The Women’s Movement, Suffragettes, Feminists, Gloria Steinem—do some of these groups or individuals leave a bad taste in your mouth?
Are they militant, promoting a philosophy that you can’t completely agree with? Or are some of them your heroines?
To be honest, as a Christian woman living today I’m so grateful to have the vote. I appreciate the sense of equality that I have with men in my day-to-day life. My life is a partnership with my husband, both of us in the same yoke plowing together for a common goal. My husband treats me that way because he loves me the way Christ commanded him to love me. And I love and respect my husband in return.
That level of emancipation didn’t start with people though. It started with Christ. Jesus is the true emancipator of all people. This is an issue that I addressed in my novel Shadowed in Silk when some of my Indian characters were looking to Gandhi to be their savior.
Excerpt from Shadowed in Silk:
Miriam adjusted her spectacles. “It is possible Gandhi could be the political savior of our country. But he is human, and no matter how hard he tries to be pure, he can never attain true holiness. As you and I know, Eshana, no amount of bathing in sacred water or good works can wash away the secret stains in our heart.”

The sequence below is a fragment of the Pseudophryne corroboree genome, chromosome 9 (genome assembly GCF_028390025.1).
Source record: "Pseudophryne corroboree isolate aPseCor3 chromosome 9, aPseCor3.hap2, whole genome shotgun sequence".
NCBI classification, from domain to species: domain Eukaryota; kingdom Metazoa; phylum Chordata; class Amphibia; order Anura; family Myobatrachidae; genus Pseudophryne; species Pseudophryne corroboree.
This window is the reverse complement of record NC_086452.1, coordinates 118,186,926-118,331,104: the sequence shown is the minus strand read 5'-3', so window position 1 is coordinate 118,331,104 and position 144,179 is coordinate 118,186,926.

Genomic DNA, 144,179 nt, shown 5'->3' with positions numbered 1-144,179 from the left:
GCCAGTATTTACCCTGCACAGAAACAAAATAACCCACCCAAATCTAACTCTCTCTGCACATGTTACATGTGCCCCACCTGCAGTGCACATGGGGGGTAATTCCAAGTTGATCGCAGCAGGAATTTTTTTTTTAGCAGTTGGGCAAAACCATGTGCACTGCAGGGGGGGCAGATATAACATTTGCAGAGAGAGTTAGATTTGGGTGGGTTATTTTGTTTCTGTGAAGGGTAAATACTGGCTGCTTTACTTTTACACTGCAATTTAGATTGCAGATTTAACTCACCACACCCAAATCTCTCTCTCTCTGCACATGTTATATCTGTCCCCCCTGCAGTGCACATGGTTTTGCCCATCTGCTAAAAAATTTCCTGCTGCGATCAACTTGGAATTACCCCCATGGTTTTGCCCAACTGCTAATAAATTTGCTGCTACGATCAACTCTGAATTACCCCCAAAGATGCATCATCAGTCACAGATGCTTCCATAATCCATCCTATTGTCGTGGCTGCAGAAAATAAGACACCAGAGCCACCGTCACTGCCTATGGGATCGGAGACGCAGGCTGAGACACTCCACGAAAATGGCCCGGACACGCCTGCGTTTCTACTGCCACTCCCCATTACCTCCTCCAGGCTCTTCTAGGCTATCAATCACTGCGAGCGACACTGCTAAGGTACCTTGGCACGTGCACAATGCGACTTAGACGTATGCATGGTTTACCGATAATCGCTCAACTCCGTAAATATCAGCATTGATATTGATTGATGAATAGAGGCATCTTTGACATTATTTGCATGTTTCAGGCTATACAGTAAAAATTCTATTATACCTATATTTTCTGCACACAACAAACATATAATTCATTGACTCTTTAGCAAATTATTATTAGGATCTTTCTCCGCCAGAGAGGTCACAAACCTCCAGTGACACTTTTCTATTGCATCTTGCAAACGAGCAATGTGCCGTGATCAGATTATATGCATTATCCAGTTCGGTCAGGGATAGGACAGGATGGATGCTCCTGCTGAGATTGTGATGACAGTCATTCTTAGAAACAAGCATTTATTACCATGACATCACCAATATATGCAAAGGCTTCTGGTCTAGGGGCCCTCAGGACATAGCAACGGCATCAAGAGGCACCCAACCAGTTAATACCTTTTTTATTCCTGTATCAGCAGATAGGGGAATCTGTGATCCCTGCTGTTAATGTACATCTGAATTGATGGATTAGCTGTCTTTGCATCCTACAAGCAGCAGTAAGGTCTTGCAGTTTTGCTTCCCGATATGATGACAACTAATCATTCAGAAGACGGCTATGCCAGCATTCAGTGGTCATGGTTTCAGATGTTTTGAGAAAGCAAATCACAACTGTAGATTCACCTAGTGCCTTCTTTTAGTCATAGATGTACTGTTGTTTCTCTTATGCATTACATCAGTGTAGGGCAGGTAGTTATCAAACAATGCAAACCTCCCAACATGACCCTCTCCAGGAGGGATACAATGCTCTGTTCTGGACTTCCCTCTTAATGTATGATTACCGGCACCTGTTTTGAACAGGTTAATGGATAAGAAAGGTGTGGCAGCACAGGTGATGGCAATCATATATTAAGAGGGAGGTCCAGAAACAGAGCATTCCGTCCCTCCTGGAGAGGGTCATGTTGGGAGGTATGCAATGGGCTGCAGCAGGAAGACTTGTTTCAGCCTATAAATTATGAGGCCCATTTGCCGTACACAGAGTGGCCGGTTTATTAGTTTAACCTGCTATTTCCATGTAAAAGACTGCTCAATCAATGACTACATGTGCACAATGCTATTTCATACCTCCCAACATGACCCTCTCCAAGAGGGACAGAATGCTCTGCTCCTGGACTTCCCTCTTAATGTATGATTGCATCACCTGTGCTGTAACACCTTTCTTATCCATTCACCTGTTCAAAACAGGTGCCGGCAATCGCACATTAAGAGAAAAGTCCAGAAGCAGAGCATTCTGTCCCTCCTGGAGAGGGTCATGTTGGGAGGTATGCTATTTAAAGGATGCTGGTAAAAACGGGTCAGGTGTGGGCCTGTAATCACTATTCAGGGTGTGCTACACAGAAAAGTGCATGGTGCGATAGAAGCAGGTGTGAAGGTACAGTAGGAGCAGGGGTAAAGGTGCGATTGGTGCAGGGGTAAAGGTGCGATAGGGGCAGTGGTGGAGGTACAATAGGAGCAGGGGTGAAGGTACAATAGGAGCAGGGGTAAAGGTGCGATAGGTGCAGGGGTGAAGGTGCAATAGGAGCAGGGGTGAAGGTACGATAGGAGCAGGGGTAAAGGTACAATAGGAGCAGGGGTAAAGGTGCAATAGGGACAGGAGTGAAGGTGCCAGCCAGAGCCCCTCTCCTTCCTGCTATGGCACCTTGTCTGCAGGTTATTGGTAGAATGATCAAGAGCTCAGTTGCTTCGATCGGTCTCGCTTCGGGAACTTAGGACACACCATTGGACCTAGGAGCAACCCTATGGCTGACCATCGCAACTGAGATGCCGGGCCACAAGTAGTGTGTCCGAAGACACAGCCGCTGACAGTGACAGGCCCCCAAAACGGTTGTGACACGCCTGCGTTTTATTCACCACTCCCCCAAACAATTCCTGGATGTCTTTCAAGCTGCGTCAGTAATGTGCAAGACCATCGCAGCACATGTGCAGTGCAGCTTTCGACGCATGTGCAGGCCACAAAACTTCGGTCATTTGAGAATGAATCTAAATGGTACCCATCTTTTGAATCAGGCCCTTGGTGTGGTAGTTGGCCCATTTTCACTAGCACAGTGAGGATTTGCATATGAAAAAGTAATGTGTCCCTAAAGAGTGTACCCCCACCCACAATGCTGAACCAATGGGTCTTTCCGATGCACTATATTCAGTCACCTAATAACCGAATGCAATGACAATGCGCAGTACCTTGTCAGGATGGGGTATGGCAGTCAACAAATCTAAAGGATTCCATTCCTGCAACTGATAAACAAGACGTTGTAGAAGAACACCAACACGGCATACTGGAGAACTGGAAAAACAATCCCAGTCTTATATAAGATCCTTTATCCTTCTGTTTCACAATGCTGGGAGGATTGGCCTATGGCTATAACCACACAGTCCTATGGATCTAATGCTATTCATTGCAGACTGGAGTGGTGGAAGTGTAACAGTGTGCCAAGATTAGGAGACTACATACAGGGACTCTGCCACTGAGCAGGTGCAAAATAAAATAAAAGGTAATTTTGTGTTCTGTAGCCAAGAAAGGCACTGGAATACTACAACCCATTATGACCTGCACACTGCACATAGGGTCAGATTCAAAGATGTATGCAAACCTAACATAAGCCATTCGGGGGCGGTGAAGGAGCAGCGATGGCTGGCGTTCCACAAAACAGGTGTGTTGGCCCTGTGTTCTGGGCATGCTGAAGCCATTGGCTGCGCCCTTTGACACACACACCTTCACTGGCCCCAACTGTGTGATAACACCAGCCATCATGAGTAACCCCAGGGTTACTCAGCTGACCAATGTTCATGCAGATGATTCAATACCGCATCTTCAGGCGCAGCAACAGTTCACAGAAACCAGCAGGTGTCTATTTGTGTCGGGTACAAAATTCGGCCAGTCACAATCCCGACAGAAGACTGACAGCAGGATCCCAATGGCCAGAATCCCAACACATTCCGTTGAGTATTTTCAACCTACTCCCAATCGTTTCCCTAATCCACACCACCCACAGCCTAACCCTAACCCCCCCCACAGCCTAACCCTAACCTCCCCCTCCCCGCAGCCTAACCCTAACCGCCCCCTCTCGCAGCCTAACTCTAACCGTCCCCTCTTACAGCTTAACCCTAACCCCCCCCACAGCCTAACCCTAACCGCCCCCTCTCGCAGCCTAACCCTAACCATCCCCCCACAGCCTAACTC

Eshana curled one leg beneath her. “Yes, but Gandhi preaches that the way we treat the untouchables and widows is the greatest blot on our country. He desires to change this. Is that not commendable?”
Miriam bestowed on her an indulgent smile. “It is most commendable. But Gandhi does not come close to how our Lord Jesus lifted up women. That was how I first fell in love with Christ, when I earned how He treated his own mother when he hung on the cross, assuring his dear apostle, John, take care of her in her widowhood. He lifted up other women too, poor women caught in immorality. We do not see such grace toward women except from Christ.”
Shadowed in Silk Book 1 of the trilogy Twilight of the British Raj by Christine Lindsay